JR began his career as a graffiti when he was a teenager in the streets of Paris. At the age of 17, he began gluing paper images of these photographs to buildings. His career grew and in 2010 he was awarded the TED Prize, giving him $100,000 to launch his Inside Out Project.
This lesson will introduce students to JR while guiding them through higher level thinking. A great way to lead students through image analysis with a graphic organizer to teach students the steps of describing, analyzing, interpreting, and judging images.
NOT JUST FOR ART TEACHERS! Use this lesson to incorporate visuals and image analysis into your curriculum.
Students will learn about JR’s work, view photographs from the Louvre and MAXXI, and observe and respond to visual images — an excellent way to align your classroom to the National Core Arts and Common Core State Standards.
—Images and descriptions of JR’s photographs and projects from around the world.
—A description of the principle of art: unity.
—A graphic organizer to help students develop visual literacy. Students will describe, analyze, interpret, and judge images from the lesson.
—Links for additional resources.
Combine this lesson with “China’s Terracotta Army” and “Element of Art: Form” to create an art unit that covers the four art processes: Creating, Presenting, Responding, and Connecting.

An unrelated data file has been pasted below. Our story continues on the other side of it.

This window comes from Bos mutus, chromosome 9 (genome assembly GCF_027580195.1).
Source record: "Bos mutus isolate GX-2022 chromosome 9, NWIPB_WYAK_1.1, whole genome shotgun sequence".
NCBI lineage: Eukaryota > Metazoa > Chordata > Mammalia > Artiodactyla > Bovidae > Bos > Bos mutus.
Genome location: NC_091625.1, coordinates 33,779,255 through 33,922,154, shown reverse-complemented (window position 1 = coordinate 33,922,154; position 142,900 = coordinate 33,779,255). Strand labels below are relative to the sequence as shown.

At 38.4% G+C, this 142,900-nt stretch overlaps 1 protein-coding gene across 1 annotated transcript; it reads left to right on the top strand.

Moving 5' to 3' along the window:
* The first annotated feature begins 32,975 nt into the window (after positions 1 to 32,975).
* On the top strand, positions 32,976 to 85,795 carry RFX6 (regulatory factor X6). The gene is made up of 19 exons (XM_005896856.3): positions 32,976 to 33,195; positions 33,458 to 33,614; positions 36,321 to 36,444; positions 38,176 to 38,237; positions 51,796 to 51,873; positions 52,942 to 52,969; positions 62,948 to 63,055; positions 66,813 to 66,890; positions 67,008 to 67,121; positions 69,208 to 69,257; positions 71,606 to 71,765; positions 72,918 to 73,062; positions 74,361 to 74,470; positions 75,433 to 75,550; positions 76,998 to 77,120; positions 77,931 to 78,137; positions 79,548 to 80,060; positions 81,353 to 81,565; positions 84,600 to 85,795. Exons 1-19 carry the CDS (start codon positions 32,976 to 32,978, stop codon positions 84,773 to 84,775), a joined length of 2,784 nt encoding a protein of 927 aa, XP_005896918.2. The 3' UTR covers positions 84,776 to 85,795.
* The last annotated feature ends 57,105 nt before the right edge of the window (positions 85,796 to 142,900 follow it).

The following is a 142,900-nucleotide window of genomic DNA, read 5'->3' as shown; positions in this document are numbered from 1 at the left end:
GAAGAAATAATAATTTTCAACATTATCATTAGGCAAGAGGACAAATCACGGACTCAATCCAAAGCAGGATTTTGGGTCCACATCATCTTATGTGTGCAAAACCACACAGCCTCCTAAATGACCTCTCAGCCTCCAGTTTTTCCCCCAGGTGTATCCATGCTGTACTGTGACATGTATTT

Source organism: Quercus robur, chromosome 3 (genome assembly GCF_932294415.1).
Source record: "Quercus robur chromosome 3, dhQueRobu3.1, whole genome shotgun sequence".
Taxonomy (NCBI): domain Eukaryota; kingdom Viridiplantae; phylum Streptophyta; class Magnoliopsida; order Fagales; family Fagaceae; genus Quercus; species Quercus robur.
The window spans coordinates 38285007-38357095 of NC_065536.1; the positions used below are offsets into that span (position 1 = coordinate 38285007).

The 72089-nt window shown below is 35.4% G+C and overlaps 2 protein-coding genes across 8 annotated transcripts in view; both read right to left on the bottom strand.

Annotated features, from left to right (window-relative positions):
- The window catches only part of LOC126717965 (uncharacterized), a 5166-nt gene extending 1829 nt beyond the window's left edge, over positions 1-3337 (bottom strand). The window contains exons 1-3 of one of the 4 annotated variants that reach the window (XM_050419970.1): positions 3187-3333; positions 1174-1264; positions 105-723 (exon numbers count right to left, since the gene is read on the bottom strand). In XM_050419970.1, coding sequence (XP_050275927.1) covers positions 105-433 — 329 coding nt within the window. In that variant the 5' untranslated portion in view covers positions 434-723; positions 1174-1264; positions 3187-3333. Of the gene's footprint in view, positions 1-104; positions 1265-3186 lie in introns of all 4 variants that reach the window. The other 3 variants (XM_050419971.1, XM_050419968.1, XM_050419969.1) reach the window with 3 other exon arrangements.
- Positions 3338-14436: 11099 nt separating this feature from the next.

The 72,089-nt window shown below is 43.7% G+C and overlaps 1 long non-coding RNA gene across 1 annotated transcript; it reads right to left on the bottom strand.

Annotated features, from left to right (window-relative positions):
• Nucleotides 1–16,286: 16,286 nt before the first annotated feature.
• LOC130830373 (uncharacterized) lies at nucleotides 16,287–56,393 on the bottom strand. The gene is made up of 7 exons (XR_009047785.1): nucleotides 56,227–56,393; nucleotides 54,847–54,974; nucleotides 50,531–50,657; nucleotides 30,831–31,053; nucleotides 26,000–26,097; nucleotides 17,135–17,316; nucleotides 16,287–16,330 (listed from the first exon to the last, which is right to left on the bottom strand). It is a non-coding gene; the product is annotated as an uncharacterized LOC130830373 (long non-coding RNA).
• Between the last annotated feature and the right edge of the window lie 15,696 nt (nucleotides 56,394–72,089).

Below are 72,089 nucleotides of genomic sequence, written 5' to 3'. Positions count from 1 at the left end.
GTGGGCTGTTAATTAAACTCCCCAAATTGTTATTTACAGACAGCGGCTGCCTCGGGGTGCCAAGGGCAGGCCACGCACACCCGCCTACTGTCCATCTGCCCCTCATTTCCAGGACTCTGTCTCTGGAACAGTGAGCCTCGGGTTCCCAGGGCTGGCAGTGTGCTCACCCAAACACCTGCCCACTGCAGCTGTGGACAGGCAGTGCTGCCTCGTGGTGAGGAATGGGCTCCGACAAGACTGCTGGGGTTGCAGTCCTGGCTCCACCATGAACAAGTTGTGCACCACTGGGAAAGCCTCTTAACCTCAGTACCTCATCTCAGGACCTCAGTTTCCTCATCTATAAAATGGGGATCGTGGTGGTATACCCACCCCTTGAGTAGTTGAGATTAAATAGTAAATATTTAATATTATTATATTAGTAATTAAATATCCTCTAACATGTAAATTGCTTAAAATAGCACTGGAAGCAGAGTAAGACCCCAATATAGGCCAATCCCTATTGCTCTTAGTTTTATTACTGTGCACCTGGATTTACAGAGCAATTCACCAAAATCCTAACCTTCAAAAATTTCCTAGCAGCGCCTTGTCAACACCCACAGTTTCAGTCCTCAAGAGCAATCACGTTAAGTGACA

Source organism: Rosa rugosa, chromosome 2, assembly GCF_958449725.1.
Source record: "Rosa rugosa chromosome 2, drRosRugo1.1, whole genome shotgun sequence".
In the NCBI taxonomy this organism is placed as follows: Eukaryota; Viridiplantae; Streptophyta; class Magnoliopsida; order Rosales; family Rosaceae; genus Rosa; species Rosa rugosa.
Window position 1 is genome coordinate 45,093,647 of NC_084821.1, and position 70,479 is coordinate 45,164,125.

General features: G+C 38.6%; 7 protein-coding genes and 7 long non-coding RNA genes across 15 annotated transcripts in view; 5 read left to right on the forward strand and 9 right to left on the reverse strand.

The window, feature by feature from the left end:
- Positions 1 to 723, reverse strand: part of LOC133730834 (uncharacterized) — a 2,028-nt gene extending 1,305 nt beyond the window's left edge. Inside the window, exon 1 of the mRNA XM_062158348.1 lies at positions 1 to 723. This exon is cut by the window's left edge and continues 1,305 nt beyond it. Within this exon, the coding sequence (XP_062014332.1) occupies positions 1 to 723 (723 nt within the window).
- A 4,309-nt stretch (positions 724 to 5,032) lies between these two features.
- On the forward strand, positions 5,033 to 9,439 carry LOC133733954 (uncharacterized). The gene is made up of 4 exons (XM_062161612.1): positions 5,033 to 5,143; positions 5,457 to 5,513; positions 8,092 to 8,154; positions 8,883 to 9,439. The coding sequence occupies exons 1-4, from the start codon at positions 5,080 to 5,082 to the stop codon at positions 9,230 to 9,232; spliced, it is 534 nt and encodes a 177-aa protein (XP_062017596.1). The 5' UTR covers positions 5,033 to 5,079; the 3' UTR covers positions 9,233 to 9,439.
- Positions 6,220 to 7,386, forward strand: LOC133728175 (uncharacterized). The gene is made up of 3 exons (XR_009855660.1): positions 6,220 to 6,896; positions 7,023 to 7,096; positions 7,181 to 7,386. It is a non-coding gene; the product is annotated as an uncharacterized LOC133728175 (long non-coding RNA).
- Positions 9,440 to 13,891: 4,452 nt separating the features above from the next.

This item is also available in the "Principles of Art: History, Photographers, and Student Responses" Bundle which includes all 7 principles in one.
NATIONAL CORE ARTS STANDARDS: Visual Arts Responding
#VA:Re7.1 Anchor Standard: Perceive and analyze artistic work.
#VA:Re8.1 Anchor Standard: Interpret intent and meaning in artistic work.
#VA:Re9.1 Anchor Standard: Apply criteria to evaluate artistic work.
COMMON CORE STATE STANDARDS: College and Career Readiness Anchor Standards
CCSS.ELA-LITERACY.CCRA.R.1: Read closely and make logical inferences.
CCSS.ELA-LITERACY.CCRA.R.7: Integrate and evaluate content presented in diverse media and formats.
CCSS.ELA-LITERACY.CCRA.W.1: Write arguments to support claims in an analysis of substantive topics or texts.
Questions are written at a high school 9-10th grade proficient level but could be differentiated to fit other levels.